Police Chief Says His Cuts Don't Trim New Patrol Plan

September 18, 1991|By Kris Antonelli | Kris Antonelli,Staff writer

County police Chief Robert Russell says proposed budget cuts this year might put a crimp in his department's ability to purchase equipment and train new officers, but an expanded patrol plan will be implemented next month.

Among the Police Department items in question after County Executive Robert R. Neall told department heads last month to cut their spending by 1.6 percent are 36 vacant police positions, nine civilian positions and 33 new patrol cars.

Neall broke the news to department heads during a County Council meeting last month, saying he needs the cuts to offset a $10 million budget shortage. The county expects to lose that much from a combination of reduced state aid and shrinking income tax revenue.

Russellsaid he has turned in a plan that would cut some items in the department and that he would meet with Neall on Tuesday to discuss those plans.

"Those things would be on the table," Russell said of the vacancies. "We have to kick around all those things. Anything that has not been purchased yet is on the table."

But Russell insisted that there will be no reduction in police service. He said the department needs to have 263 uniformed officers onthe streets to maintain a new patrol plan that is scheduled to go into effect Oct. 11. The department currently has about 259 officers, Russell said.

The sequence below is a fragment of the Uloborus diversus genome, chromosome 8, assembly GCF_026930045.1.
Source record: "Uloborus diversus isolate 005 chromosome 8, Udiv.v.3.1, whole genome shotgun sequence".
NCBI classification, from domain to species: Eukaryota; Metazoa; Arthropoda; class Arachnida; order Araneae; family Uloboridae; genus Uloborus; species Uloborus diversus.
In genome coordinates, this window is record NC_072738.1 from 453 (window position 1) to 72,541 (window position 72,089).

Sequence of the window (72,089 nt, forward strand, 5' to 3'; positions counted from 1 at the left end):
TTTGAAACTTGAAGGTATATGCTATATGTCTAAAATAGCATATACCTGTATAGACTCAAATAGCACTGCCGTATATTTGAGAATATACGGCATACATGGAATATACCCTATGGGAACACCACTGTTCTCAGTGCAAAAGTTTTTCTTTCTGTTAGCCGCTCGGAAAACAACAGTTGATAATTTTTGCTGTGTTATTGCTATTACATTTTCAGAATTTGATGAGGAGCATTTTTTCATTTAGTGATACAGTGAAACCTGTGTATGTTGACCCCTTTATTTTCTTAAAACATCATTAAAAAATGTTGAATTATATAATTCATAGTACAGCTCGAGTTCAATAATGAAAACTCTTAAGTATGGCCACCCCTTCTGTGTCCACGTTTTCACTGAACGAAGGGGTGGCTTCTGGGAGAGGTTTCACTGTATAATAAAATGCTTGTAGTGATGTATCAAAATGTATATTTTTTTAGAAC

"There is no way we are going to back off from that number," he said. "The bottom line is answering calls for service."

For instance, no date has beenset for the the start of a new police academy class to fill the 36 vacancies, Russell said. But police officials had about 1,600 applicants and tested 1,000 to compile a list of eligible candidates.

"I know we will have the 263," he said. "My concern is what will happen to the peripheral services that we might have to put on hold."

Russell said that among the 1,000 people tested for police postions, there are several applicants who are already working for nearby police departments. Those officers would cost less in time and money to train.

"We don't need a new academy class for the beat realignment," he said.

Under the new plan, the Eastern District will be enlarged toinclude some of the territory that is now handled by officers in theWestern District, he said. Because of road construction along the Interstate 97, some areas of the Western District are easier to get to from the Eastern District.

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